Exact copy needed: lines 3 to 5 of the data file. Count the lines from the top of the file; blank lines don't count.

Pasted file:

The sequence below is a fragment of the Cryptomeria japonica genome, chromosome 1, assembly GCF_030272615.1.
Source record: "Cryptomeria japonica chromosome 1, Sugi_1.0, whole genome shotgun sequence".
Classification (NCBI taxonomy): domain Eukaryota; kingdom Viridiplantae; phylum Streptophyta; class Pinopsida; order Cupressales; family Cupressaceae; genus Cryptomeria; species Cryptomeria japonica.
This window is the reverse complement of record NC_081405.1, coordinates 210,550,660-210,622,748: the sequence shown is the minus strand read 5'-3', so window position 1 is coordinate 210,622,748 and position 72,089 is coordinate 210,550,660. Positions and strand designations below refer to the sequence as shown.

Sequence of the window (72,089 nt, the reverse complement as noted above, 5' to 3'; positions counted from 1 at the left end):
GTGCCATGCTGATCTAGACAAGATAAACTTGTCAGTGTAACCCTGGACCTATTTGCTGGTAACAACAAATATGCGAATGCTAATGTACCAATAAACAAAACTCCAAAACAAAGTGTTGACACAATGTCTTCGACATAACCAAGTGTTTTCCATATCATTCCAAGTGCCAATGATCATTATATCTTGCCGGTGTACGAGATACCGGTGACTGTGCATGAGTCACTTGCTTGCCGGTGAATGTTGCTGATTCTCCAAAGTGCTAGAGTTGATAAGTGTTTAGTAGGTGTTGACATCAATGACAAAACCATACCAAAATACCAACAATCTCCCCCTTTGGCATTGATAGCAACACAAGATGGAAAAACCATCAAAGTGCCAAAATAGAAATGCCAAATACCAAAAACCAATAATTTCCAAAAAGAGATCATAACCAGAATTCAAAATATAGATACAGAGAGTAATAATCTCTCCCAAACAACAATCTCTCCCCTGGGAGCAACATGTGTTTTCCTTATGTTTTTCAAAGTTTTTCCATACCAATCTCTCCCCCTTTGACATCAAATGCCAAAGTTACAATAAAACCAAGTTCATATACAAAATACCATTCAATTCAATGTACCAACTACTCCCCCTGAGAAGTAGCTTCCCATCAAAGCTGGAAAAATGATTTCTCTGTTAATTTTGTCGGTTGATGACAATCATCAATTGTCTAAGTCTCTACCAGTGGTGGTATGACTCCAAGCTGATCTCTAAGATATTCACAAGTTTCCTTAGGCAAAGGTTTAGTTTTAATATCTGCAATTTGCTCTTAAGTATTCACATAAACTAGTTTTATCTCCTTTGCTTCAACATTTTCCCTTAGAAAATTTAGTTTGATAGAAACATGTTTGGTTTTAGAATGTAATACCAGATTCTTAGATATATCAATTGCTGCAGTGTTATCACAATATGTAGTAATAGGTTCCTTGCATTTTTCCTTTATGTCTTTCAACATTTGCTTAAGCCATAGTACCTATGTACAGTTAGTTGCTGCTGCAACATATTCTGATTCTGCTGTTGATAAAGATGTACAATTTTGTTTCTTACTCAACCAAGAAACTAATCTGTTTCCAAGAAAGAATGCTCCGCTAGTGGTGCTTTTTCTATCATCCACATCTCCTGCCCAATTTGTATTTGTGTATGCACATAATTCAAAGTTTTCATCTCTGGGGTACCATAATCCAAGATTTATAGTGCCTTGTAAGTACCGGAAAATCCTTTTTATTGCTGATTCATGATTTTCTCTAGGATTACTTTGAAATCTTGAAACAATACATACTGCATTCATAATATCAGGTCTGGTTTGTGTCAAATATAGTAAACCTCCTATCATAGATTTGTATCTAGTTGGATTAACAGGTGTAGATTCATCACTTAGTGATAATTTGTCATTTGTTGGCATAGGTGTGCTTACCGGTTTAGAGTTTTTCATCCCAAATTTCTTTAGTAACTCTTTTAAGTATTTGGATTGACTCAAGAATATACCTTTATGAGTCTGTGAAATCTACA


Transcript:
Classification (NCBI taxonomy): domain Eukaryota; kingdom Viridiplantae; phylum Streptophyta; class Pinopsida; order Cupressales; family Cupressaceae; genus Cryptomeria; species Cryptomeria japonica.
This window is the reverse complement of record NC_081405.1, coordinates 210,550,660-210,622,748: the sequence shown is the minus strand read 5'-3', so window position 1 is coordinate 210,622,748 and position 72,089 is coordinate 210,550,660. Positions and strand designations below refer to the sequence as shown.

Sequence of the window (72,089 nt, the reverse complement as noted above, 5' to 3'; positions counted from 1 at the left end):